Few days back, Turkey witnessed an unsuccessful coup conducted by certain factions within the Turkish military. The Turkey coup d’état attempted to overthrow the Erdoğan government and install military dictatorship.
Amidst all the hysteria and chaos, Turks took to streets to protect their democratically elected government. As a result, the coup failed, and President Recep Tayyip Erdoğan is still in power.
However, even though the Turkey coup attempt failed, it left several questions unanswered. Continue Reading
Last year, Russia annexed Crimea from Ukraine, and it made international news. Pro-Ukrainian factions considered Russian actions to be unfair regional despotism, whereas pro-Russian groups considered the annexation to be justified.
Amidst all of this, one particular voice remained unheard, and it is unheard even to this day: the Tatars of Crimea are currently being marginalized and persecuted, and their plight is ignored not just by the international media, but even by Muslim states, with the sole exception of Turkey.
Such silence is deafening, especially considering the fact that the Tatars are a known minority in the region, and are even recognized by Russia as one of the key communities to have been persecuted and oppressed during Stalin’s era. Yet, virtually the whole world remains silent on this issue. Continue Reading
Back in the early 1990s, a war broke out in Bosnia and Herzegovina. Over 100,000 people lost their lives, and over two million were displaced. Rape, prison camps and genocide of Bosnian Muslims became common during the war, and it would eventually be marked as the worst conflict in Europe ever since the end of the Second World War.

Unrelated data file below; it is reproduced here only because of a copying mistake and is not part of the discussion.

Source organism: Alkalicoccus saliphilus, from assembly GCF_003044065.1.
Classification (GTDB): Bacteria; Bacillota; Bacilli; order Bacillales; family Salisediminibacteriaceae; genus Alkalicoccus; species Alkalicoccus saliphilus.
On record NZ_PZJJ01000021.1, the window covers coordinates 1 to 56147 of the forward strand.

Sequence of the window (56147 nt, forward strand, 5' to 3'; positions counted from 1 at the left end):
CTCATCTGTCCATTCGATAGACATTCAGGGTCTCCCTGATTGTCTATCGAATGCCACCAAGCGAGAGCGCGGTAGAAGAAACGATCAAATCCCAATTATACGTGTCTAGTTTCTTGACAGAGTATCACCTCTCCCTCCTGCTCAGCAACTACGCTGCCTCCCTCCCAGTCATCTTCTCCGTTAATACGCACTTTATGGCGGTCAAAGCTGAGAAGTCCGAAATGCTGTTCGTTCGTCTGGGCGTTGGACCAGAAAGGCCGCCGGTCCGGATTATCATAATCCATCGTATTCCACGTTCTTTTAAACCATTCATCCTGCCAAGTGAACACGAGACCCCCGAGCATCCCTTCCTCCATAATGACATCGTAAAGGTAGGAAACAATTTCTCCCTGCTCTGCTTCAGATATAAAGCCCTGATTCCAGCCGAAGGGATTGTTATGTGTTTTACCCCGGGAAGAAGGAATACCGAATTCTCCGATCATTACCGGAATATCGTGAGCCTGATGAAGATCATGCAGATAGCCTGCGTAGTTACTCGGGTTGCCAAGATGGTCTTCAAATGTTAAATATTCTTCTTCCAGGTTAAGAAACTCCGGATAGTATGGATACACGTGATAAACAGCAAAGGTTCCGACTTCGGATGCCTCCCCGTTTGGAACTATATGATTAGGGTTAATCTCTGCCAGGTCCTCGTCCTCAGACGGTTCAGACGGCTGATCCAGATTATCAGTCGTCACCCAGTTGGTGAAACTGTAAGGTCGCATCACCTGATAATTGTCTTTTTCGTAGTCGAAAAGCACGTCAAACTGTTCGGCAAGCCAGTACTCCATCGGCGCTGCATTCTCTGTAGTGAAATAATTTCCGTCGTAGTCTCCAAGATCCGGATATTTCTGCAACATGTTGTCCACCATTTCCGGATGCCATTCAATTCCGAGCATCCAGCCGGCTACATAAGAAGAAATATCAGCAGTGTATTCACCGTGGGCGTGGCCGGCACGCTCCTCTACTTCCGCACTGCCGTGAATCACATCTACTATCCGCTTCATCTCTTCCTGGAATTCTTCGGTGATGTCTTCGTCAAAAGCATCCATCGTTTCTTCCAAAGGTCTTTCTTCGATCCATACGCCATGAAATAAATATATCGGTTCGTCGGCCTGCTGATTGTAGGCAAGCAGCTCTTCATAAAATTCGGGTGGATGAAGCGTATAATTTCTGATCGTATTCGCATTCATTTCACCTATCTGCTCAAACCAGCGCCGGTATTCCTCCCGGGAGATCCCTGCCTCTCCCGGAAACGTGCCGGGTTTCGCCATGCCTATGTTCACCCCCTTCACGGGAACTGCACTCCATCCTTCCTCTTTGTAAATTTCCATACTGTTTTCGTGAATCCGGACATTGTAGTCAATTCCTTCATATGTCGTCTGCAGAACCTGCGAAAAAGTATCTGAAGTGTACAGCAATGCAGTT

Peace was established on November 21, 1995, as part of the General Framework Agreement For Peace, commonly known as the Dayton Accords. Formally signed on December 14 of 1995, the Dayton Accords are remembered today as an unfair treaty that ended the war but preserved the hostilities. Continue Reading
Ever since World War I, if there is one region of the world that has been in constant turmoil, it is the Middle East (or West Asia, whichever way you like to call it). European imperialism, post-colonial despotism or neo-colonialism — there are a lot many reasons that can be held responsible for the plight of the Middle East. I once discussed the historical factors responsible for the ongoing strife in the Middle East in an earlier article.
A century has passed since the First World War, and while the rest of the world has moved on, Middle East still continues to be in trouble, with a new issue arising every other day. As painful as it might be, the fact remains that the Middle East still has a long way to go, and the region has, so far, not risen from the ashes of the First World War.
What lies ahead for the Middle Eastern people and countries? Continue Reading
Recently, the news of a Palestinian toddler being burnt alive by Israeli settlers caught my attention. The eighteen-month old Ali Dawabsheh was asleep when Israeli extremists set fire to his house, and the kid was burnt beyond recognition by the time his body was found.
Ali’s parents too were badly injured; his four-year old brother, Ahmad Dawabsheh, is in a critical condition with over 60% of his body burnt.